On solid ground
Craig Soutar of the New Zealand Transport Agency talks about the CIO's 'balancing act' of simultaneously leading through a growing ICT portfolio and delivering core services.
Craig Soutar looks at the role of the chief information officer (CIO) across three dimensions.
"Are you a CIO that is deeply embedded in the organisation, that drives transformation and really doesn't have much to do with technology? Where you have people alongside that do all that?""
"Or are you at the other end of the spectrum, where you are a deep technologist and run a very tight ship, and a respected service provider to the organisation?"
Or, are you someone in the middle that can do both that -- and can do more?"
Soutar, CIO of the New Zealand Transport Agency, places himself wherever his business needs him to be. "I can be balanced in the middle and I am comfortable either end of the spectrum."
In fact, this was how Soutar, who was recently named CIO of the Year, answered when asked what would differentiate him from the other finalists for the award.
He has been CIO at the NZTA for over four years, moving there after a transitional period of working as an independent ICT consultant and six years at ANZ National Bank.
The judges, all former CIOs, called Soutar "a role model CIO", who makes a significant contribution to the IT industry in New Zealand. "He is a thought leader contributing to All of Government initiatives, is on the ICT Council, and is an active member of the CIO Forum, as well fulfilling his duties as CIO of the NZ Transport Agency," they noted.
The CIO of the Year was just one of three accolades recently picked up by Soutar and his team. Last year, NZTA completed the registry system modernisation or BCP -- which won ICT Project of the Year at the 2012 ITEX Computerworld Awards and more recently, the Networked Government category at the 2013 IPANZ Public Sector Excellence Awards.
When asked about his views on managing such a varied portfolio at the NZTA and involvement in various All of Government forums, Soutar shows a photo of a wooden stool with three legs.
One leg of the stool stands for project delivery, the second as core services including continuous improvement, and the third as capability uplift.
"One of the risks you can have when you devote too much focus to project delivery is that the core services and continuous service improvement leg gets a bit short and makes things wobbly," he says. "One of the things I need to continually check myself and for my organisation is to make sure our investments in all three of those legs are of equal length."
He says this analogy can also apply to his CIO role at NZTA, his collaborative work across the transport sector and to the All of Government opportunities he is involved with.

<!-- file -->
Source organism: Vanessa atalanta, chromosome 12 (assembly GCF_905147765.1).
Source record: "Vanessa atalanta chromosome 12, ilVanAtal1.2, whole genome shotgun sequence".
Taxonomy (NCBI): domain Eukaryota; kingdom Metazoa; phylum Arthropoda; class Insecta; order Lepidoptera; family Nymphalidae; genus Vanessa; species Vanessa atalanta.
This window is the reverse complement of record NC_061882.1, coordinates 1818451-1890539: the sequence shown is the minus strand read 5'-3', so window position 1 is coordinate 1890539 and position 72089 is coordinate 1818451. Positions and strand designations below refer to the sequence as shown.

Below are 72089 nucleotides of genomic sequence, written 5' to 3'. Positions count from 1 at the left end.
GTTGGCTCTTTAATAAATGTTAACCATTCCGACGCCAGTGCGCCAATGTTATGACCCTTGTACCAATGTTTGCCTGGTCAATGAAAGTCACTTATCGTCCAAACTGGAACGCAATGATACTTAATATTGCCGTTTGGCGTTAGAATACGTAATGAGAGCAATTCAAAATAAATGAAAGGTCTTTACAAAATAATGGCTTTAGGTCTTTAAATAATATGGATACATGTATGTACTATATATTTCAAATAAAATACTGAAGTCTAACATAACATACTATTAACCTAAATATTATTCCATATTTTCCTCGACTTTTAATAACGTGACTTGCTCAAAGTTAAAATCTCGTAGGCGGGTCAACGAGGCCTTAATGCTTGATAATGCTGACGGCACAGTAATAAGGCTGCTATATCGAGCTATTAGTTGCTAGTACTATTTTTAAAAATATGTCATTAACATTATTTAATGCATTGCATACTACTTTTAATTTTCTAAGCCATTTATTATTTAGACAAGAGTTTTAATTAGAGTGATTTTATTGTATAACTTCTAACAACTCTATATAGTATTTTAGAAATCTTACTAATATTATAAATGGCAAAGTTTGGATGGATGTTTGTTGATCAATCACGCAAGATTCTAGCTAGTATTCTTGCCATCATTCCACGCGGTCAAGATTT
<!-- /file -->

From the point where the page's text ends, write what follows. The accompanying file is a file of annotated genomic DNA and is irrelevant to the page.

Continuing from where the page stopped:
He says it is important to maintain the overall balance by having members of the wider IS management team taking the lead.
That team is comprised of a head of technology, an information manager, business alignment and solutions manager, and head of project management office. "Between the five of us, we complement each other well and I am very proud of our combined capability," says Soutar.
His chief technology officer Peter Davies, for instance, is in charge of the technology, technical teams and tactics. "That enables me to focus on the three I's: inspiration, innovation, and information."
Last year Soutar reformatted the weekly IS management meetings at NZTA. From a weekly meeting, he decided to hold two sessions every week. The first will be around business and operations and the second is about people "including us," without an agenda, he says. "That has been an important learning and performance improvement for us. We are still a work in progress and I love the challenge of us wanting to get better and better."
So what are some of the key differences that stood out for him, moving from the private sector to a central government agency? Culture is one, he says. "The private sector is naturally competitive. It is very energising; it keeps you on your toes, but it also can be very combative.
"What I very much like in the public sector is how collaborative it is, and how we are coming together to ultimately deliver better public services for our citizens."
At the recent CIO Summit, Soutar discussed some of the lessons learned from rolling out a business transformation programme "around some big potholes".
He and his co-presenter Dean Thompson, head of the NZTA programme management office, examined how the agency worked with internal and external organisations to implement the registry system modernisation or BCP.